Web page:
15 May 2013 Last updated at 21:19 ET Malfunction - Jackson's bodice burst open in a performance at the Superbowl A Magazine feature about some well-known euphemisms got readers thinking about some of their favourites. Here is a selection.
Preliminary drafts representing about 44% of the published text of George Orwell’s Nineteen Eighty-Four have survived and were reproduced in a facsimile edition published in 1984.
Writing style - using a voice
Condensed wisdom. Photograph: Ocean/Corbis This column has always celebrated brevity and her near relation, clarity. One of the joys of English is that, while its huge vocabulary can be deployed in mesmerising Joycean arpeggios – for example, in Will Self's extraordinary new novel, Umbrella – it can just as easily concentrate its meaning in a few well chosen words. There is, indeed, a dialectic in the canon, between the wordy (Shakespeare; Byron; Dickens; Joyce) and the lean (King James Bible; Dickinson; Beckett; Hemingway).
Unit 3b - Write about an advert you loathe
Mid-2008, hoping at best to receive a signed photo from his idol in return, a young man named Adam wrote to Pete Docter , the award-winning director of Monsters, Inc. and, more recently, Up . In the letter he spoke of his admiration for Docter and, as an amateur filmmaker and huge Pixar fan, mentioned his desire to work for the studio in the future. Lo and behold, months later the lovely handwritten note seen below arrived on Adam's doorstep.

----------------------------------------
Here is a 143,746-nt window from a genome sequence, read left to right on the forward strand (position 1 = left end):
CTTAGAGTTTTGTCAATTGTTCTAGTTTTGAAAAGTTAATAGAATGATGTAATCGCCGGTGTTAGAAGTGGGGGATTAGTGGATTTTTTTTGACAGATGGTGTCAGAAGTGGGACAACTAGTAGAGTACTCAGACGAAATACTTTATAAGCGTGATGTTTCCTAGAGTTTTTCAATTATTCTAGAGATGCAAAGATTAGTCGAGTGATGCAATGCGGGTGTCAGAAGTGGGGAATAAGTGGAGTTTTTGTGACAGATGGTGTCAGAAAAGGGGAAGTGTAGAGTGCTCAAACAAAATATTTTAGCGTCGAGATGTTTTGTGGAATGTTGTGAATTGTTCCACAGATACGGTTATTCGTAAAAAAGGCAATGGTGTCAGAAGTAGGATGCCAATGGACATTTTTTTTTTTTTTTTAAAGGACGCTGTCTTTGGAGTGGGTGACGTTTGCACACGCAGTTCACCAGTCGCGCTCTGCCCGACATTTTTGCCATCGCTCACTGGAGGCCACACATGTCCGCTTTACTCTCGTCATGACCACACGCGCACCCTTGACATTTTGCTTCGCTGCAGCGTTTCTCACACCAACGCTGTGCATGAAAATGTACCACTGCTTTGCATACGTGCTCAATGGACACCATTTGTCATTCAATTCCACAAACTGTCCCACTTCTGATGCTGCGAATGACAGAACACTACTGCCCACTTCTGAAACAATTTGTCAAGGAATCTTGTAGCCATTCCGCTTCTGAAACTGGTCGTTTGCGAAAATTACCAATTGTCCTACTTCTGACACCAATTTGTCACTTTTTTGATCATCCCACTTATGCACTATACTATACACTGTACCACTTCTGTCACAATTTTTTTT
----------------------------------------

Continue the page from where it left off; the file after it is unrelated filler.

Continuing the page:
On Tuesday a report appeared on a local news website in Kent about an electronics engineer from Southborough who hasn’t watched a TV programme since 1988. The man, 53-year-old Andrew Lohmann, ditched his television, the article states, when he realised he had developed a bad habit for watching the box. His reliance on TV, he said, had become detrimental to his social life and his interaction with the world around him, so he simply gave it up. The report goes on to document all the ways in which his life improved once he gave up staring at the set for hours on end.
by Maria Popova
17 June 2012 Last updated at 20:59 ET If the Inuit apocryphally have 50 words for snow, why don't British people have 50 words for rain... or at least more words than the few they normally employ, asks Kevin Connolly. As the UK splashes and squelches its way through what's turning into the wettest June on record, the most surprising news of the summer is the inclusion of fake clouds in the elaborate plans for the Olympic opening ceremony.
So close to the exam and my Y11s are still really struggling to answer the 'How does the writer use language to...' (Question 3 of the AQA Foundation paper).
Thank you for all the fab feedback on Slow Writing.
Writing to Inform
Writing to Explain
Writing to Argue
Writing to Describe